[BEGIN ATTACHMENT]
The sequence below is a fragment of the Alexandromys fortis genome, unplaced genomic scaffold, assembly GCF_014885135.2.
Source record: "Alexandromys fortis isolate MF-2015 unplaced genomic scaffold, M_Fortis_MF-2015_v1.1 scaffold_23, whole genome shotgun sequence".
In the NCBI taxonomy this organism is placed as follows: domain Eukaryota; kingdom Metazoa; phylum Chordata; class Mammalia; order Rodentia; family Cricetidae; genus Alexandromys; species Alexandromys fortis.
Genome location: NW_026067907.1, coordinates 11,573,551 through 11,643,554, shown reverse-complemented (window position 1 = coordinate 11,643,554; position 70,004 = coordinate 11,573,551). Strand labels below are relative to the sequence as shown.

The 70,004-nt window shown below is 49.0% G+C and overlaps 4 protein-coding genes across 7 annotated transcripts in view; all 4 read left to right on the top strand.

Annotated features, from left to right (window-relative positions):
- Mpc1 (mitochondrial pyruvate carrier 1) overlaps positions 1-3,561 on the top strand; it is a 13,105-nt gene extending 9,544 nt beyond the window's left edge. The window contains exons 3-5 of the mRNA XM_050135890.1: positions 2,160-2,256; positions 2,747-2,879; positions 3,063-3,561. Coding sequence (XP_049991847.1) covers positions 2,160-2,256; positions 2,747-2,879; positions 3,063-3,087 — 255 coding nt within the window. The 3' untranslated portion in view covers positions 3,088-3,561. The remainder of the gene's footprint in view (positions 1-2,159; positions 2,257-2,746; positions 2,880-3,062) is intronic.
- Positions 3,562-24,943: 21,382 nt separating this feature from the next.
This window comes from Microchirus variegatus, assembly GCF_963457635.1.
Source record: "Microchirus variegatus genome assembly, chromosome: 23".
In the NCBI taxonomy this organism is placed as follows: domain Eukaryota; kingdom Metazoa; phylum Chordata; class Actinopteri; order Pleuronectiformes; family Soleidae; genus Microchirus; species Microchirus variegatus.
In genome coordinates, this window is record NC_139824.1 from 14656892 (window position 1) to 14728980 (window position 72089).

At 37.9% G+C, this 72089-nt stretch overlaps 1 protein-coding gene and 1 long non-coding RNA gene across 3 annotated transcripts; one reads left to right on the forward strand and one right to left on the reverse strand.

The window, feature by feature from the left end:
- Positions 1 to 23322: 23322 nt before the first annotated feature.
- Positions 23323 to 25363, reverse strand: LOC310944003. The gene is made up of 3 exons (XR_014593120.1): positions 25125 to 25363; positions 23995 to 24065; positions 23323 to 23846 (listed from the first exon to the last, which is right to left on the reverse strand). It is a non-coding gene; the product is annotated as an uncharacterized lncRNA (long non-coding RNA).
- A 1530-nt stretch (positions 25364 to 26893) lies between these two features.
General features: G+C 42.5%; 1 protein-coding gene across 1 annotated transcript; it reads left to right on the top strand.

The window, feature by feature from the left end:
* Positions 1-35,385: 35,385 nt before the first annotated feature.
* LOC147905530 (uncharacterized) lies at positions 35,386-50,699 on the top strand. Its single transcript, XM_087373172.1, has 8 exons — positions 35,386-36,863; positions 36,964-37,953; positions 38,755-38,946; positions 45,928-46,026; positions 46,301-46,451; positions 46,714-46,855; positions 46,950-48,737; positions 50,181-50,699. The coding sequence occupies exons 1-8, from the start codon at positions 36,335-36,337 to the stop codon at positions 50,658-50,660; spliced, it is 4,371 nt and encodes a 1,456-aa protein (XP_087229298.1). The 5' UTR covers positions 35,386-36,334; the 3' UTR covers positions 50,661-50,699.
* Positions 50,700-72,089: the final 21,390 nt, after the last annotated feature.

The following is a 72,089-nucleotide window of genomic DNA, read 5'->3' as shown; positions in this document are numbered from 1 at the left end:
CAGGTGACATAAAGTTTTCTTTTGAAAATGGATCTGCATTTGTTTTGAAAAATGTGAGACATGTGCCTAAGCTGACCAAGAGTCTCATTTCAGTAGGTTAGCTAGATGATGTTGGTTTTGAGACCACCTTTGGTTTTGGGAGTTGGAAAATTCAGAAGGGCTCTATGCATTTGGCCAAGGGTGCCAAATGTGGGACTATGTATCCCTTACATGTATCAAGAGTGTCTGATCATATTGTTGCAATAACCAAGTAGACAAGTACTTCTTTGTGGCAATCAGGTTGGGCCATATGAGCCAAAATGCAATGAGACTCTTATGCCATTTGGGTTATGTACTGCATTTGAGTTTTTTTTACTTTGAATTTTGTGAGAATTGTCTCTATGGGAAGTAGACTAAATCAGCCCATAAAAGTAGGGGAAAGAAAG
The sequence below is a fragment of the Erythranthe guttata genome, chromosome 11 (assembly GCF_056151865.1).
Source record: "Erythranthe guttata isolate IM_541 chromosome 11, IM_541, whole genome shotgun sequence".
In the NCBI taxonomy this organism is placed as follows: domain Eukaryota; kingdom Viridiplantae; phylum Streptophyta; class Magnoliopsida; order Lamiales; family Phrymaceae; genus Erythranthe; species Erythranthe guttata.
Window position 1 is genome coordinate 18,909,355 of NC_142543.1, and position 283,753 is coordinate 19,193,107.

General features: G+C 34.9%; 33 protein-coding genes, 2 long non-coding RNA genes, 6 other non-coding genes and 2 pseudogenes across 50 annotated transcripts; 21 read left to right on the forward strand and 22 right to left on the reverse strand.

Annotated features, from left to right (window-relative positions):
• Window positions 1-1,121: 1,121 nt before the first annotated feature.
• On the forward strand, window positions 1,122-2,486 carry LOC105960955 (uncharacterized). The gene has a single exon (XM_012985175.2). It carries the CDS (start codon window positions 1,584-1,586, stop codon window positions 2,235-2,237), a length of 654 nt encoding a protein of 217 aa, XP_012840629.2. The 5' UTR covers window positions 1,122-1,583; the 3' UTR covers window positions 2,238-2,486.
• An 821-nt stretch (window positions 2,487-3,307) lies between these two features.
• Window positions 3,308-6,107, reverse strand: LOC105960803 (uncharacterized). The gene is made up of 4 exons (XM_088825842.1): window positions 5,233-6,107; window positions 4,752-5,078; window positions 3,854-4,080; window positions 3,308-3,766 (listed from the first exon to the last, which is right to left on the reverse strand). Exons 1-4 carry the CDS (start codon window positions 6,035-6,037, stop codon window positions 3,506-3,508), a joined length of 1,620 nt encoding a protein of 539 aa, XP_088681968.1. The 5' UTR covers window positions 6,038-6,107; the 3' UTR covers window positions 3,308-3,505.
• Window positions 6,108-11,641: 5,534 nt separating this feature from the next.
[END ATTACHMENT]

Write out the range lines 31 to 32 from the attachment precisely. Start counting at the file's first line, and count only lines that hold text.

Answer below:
• Window positions 1-1,121: 1,121 nt before the first annotated feature.
• On the forward strand, window positions 1,122-2,486 carry LOC105960955 (uncharacterized). The gene has a single exon (XM_012985175.2). It carries the CDS (start codon window positions 1,584-1,586, stop codon window positions 2,235-2,237), a length of 654 nt encoding a protein of 217 aa, XP_012840629.2. The 5' UTR covers window positions 1,122-1,583; the 3' UTR covers window positions 2,238-2,486.